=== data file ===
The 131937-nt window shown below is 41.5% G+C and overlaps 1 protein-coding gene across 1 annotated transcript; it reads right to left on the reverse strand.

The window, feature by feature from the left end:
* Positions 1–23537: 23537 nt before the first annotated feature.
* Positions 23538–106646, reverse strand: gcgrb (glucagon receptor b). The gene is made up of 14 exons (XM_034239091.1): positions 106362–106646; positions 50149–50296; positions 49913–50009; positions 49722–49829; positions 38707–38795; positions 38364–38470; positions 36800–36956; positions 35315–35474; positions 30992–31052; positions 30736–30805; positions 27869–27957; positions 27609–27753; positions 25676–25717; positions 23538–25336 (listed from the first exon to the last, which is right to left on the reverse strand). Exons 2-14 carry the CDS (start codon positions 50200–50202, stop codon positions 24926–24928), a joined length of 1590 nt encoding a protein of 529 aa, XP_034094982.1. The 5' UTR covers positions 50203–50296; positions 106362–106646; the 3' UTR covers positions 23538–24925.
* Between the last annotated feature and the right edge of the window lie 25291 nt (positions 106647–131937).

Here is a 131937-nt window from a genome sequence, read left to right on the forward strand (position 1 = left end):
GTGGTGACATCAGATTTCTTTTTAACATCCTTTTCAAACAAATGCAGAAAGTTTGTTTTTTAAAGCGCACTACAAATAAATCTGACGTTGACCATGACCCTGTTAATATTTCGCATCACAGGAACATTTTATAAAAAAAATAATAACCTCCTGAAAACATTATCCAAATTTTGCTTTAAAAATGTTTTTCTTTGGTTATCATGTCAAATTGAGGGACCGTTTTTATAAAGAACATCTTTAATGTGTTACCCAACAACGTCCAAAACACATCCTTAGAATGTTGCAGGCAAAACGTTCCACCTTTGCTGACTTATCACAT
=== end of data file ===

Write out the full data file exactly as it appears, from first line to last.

The 131937-nt window shown below is 41.5% G+C and overlaps 1 protein-coding gene across 1 annotated transcript; it reads right to left on the reverse strand.

The window, feature by feature from the left end:
* Positions 1–23537: 23537 nt before the first annotated feature.
* Positions 23538–106646, reverse strand: gcgrb (glucagon receptor b). The gene is made up of 14 exons (XM_034239091.1): positions 106362–106646; positions 50149–50296; positions 49913–50009; positions 49722–49829; positions 38707–38795; positions 38364–38470; positions 36800–36956; positions 35315–35474; positions 30992–31052; positions 30736–30805; positions 27869–27957; positions 27609–27753; positions 25676–25717; positions 23538–25336 (listed from the first exon to the last, which is right to left on the reverse strand). Exons 2-14 carry the CDS (start codon positions 50200–50202, stop codon positions 24926–24928), a joined length of 1590 nt encoding a protein of 529 aa, XP_034094982.1. The 5' UTR covers positions 50203–50296; positions 106362–106646; the 3' UTR covers positions 23538–24925.
* Between the last annotated feature and the right edge of the window lie 25291 nt (positions 106647–131937).

Here is a 131937-nt window from a genome sequence, read left to right on the forward strand (position 1 = left end):
GTGGTGACATCAGATTTCTTTTTAACATCCTTTTCAAACAAATGCAGAAAGTTTGTTTTTTAAAGCGCACTACAAATAAATCTGACGTTGACCATGACCCTGTTAATATTTCGCATCACAGGAACATTTTATAAAAAAAATAATAACCTCCTGAAAACATTATCCAAATTTTGCTTTAAAAATGTTTTTCTTTGGTTATCATGTCAAATTGAGGGACCGTTTTTATAAAGAACATCTTTAATGTGTTACCCAACAACGTCCAAAACACATCCTTAGAATGTTGCAGGCAAAACGTTCCACCTTTGCTGACTTATCACAT